I would suggest sitting down with your child or teenager (together!) and explain that you have decided you are going to start dating again, that you still love each other and have no intention of splitting up, and that you are telling them this so that they know what is going on, and don’t get surprised later.

Depending on the child the reaction can range from ‘You’re talking about polyamory? That’s cool,’ to ‘ok, whatever,’ to ‘OMG HOW CAN YOU DO THIS TO ME!!!!’ (Yes, at this age it is all about them. Expect it and accept it. I honestly don’t see much difference between this and the way many adults act, but people seem to think it’s a big deal that teenagers do this. Meh.)

Listen to them (communication is just as important with children as it is with adult relationships). Give them a chance to flip out, ask questions, shrug it off or whatever their deal is. Answer any questions, be clear that it is your lives and your choice, but that you respect them enough to tell them yourselves about this decision. If they don’t see anything to talk about, let it be.

The most important thing about discussing it this way is it lets them know the floor is open. Whatever their reaction, they know that you are okay with them knowing about your relationships, and are willing to discuss it with them. Near equal in importance if you are married is they know that you are both in agreement on this, and no one is sneaking around or cheating.

In general, as long as they see that their lives and their relationships with you aren’t changing in a massive way, older children and teenagers will move on to something else to be worked up and angry about eventually, no matter how badly they react.

Not Discussing Polyamory with your Children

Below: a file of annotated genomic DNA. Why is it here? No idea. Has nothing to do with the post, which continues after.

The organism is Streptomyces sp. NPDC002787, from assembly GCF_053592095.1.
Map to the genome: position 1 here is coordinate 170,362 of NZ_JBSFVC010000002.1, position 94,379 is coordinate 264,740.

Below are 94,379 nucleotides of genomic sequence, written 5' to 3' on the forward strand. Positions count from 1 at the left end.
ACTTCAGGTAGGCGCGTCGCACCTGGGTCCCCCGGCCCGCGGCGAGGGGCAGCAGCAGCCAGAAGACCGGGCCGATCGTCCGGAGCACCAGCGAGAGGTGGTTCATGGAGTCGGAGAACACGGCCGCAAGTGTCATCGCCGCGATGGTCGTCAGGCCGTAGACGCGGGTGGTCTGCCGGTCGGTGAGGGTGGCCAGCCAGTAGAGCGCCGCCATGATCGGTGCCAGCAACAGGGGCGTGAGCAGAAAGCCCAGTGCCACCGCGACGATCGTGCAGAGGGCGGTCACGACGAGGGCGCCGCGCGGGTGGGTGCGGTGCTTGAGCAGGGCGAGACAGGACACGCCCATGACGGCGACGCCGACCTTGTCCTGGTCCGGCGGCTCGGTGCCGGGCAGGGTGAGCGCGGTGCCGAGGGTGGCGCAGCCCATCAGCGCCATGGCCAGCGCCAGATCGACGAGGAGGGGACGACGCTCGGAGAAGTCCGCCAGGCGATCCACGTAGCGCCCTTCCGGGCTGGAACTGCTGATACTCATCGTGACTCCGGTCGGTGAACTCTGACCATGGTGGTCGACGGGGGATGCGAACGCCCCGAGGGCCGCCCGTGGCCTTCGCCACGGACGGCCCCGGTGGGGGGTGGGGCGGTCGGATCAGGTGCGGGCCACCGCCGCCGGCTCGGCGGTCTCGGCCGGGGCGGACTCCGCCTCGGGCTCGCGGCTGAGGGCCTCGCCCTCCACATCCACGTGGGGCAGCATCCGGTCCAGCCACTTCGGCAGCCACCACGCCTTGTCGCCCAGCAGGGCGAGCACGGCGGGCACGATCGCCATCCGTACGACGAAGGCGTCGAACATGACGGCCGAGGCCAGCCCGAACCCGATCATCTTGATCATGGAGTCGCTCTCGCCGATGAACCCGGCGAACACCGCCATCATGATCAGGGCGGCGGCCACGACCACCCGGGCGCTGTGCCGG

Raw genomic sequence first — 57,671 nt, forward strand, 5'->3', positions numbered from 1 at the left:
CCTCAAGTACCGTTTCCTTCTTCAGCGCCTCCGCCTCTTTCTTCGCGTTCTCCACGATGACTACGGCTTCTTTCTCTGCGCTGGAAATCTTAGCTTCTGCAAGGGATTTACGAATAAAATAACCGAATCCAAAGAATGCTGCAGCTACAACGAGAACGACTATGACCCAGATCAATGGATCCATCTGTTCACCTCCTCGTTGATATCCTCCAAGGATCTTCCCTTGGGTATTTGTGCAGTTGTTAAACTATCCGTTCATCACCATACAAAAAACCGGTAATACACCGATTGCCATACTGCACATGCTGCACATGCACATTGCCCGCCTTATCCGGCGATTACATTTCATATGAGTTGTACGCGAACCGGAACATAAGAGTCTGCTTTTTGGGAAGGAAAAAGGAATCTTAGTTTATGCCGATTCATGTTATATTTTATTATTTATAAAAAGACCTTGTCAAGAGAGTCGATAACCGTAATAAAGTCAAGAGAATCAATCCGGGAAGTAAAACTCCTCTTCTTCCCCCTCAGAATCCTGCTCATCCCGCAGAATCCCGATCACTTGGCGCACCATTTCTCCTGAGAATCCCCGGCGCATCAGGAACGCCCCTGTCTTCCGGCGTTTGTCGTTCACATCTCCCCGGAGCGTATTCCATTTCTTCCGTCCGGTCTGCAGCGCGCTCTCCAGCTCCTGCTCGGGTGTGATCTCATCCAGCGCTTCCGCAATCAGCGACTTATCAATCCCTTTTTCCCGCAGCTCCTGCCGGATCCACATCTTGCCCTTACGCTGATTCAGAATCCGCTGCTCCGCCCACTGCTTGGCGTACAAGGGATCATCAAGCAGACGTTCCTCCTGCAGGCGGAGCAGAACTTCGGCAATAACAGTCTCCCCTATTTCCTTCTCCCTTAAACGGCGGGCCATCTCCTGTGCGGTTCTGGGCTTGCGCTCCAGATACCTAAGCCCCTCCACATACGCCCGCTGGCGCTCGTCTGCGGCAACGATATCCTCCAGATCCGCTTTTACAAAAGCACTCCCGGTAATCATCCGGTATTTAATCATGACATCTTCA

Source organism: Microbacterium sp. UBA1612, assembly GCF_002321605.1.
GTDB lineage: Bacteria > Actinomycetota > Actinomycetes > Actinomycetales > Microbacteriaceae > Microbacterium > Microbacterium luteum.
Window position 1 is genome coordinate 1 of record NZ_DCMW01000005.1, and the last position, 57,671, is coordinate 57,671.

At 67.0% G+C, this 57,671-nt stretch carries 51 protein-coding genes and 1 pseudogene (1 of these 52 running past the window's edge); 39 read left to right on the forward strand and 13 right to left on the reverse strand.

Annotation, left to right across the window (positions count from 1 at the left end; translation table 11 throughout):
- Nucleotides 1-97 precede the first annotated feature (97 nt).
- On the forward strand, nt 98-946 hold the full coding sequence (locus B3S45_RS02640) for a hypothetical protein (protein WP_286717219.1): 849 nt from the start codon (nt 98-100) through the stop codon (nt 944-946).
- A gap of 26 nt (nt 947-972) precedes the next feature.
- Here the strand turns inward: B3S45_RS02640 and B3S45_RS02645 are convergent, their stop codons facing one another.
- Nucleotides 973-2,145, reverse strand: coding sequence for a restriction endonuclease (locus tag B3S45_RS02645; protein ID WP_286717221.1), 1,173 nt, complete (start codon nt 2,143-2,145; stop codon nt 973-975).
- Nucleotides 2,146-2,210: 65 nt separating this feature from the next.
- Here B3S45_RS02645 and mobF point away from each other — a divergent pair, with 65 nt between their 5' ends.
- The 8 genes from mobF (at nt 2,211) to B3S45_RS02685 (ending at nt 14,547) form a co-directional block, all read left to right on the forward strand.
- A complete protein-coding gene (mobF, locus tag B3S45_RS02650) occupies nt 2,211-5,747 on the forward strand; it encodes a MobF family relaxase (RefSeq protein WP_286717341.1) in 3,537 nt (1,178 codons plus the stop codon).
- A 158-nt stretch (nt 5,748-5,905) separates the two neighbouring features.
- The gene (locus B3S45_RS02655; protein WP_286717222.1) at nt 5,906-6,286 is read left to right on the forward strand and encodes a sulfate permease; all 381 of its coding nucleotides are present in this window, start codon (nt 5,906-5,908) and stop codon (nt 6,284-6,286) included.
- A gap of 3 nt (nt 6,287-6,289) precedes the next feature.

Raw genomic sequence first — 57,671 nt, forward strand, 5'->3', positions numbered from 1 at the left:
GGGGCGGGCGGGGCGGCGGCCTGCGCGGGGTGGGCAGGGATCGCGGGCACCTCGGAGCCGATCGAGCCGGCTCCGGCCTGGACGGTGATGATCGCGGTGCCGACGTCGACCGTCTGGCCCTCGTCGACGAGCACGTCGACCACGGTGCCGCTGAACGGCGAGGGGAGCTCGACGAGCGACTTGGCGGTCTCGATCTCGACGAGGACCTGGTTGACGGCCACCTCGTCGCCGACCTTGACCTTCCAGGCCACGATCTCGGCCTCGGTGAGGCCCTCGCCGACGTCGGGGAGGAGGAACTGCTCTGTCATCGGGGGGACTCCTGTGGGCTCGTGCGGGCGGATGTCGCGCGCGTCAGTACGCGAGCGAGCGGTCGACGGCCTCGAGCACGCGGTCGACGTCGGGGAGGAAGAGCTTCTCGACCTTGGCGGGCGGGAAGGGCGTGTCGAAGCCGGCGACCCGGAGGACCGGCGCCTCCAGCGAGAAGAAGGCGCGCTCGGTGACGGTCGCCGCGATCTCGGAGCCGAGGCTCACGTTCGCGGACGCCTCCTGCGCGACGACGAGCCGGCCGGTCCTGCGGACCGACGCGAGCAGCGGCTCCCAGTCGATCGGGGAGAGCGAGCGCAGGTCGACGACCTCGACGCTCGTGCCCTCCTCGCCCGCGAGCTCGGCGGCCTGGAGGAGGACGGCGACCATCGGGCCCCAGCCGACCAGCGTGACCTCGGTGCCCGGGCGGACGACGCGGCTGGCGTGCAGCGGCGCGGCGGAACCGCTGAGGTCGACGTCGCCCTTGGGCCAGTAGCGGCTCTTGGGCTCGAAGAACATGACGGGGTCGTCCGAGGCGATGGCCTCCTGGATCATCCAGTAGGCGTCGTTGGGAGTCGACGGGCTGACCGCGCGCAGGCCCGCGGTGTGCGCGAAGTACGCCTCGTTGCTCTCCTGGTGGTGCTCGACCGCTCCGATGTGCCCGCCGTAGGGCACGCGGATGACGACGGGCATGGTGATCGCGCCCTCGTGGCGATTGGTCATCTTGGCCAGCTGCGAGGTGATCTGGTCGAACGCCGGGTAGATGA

There is, always, the option to keep your lifestyle hidden from your children. Pros and cons of this one can be argued all over the map. I’m not going to get into it here. If you choose not to discuss and inform your children of your lifestyle, be prepared for them to know about it eventually. As self-centered as they are, kids are very attuned to anything that threatens their lives and families. You having other relationships will be seen as a threat, simply because they have been taught that this is a betrayal of their other parent, and may lead to divorce.

Hopefully if they become aware of your relationships without you saying anything, they will come to you to ask about it. In that case it is simple enough to say ‘yes, your other parent knows and approves, beyond that it is private.’ I suggest getting the other parent in the room so they know you are telling the truth.

This post is part of the Raising Children in a Polyamorous Family blog series.

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5 responses to “Telling Your Children about Polyamory

  1. Great article–thank you so much for writing it! I re-tweeted it.